BABY MAKES YOU FORGET YOUR TENSIONS

‘After a strenuous day at the office, when I come back and see my baby’s face, all my tensions simply vanish!’- Such an expression is often received from a parent. A truly effective leader too is like a baby. His presence makes you feel happy and refreshing, not burdensome and scary. His presence makes you feel stress-free in the sense that he will be there to help you. His presence makes you strong to face the corporate challenges. Well said that ‘Leadership is not about scaring people; rather it’s about building people.’

History always remembers ‘lead like a baby’ leaders. People love to live under the leadership of such leaders. Let us hear straight from an employee whose leader had this trait of leadership-

“By the time I was a teenager, I was a racist. Along with a lot of white Afrikaners, I thought if the country was run by blacks, they would take revenge [on us]: they’d run us into the ocean or kill us because we were white.”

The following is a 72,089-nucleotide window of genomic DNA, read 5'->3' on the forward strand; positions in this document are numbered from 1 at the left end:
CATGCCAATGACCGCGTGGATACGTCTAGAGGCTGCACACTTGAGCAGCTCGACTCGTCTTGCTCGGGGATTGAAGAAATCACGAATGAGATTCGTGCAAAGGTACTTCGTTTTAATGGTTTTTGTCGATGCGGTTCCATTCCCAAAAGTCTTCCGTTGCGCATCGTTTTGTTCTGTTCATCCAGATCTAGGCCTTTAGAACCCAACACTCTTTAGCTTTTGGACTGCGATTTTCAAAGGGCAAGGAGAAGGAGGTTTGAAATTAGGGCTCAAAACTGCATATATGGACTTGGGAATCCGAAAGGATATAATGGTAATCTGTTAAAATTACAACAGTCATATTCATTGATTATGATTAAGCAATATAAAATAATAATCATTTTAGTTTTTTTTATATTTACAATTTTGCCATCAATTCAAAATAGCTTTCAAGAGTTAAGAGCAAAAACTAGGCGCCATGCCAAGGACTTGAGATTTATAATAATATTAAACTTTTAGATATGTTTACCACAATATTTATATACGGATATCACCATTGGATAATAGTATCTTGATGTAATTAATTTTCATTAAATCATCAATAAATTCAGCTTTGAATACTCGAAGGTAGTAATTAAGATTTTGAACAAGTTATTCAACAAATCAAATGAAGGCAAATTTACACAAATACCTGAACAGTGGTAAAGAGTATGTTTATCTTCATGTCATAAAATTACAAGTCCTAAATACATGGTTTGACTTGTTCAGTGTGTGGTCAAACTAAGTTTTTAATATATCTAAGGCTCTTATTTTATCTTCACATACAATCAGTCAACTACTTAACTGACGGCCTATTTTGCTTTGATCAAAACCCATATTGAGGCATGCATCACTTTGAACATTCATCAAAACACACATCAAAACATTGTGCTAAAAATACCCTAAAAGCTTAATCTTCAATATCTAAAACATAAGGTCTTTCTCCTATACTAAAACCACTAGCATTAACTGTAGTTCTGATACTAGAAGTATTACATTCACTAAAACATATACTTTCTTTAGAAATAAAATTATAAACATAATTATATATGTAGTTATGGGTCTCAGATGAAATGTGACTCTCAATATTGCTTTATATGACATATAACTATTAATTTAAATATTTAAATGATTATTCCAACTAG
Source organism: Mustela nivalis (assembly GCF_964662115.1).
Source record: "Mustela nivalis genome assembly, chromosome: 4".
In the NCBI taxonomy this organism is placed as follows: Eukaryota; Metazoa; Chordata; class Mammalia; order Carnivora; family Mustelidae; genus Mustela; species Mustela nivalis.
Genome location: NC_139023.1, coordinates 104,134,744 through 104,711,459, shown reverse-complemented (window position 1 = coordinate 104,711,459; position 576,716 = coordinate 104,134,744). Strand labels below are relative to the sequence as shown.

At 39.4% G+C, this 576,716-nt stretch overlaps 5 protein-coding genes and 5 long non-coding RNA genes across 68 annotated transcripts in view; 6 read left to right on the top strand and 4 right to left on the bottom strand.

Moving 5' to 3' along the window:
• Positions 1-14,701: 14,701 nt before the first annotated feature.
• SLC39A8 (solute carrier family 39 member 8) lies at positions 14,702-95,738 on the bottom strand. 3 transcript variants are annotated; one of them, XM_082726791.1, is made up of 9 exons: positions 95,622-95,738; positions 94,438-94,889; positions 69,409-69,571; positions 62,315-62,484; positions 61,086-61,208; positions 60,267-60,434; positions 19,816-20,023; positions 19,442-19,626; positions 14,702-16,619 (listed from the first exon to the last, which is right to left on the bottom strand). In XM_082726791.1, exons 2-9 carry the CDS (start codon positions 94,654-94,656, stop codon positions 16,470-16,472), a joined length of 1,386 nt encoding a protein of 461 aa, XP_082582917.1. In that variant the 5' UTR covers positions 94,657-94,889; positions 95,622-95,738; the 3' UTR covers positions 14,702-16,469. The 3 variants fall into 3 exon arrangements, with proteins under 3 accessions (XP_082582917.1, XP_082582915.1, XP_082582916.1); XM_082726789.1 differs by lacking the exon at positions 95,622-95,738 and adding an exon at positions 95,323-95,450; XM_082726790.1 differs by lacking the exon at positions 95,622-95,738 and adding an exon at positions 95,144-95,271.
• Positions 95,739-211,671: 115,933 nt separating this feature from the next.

(However, when Nelson Mandela came in power, she was positioned as a senior typist to the president’s personal office. Predictably, she was hesitant about the work.)

“I didn’t expect to have any interactions with him.” (But when she met Mandela for the first time) “He smiled at me and spoke in Afrikaans- my own first language. Then he reached out to shake hands.”

(She then says that this first meet made her burst into tears. And right at that moment, her wrong beliefs about him were under the scanner.) 

“I looked at him, and I thought, ‘What did we do to this great man?’”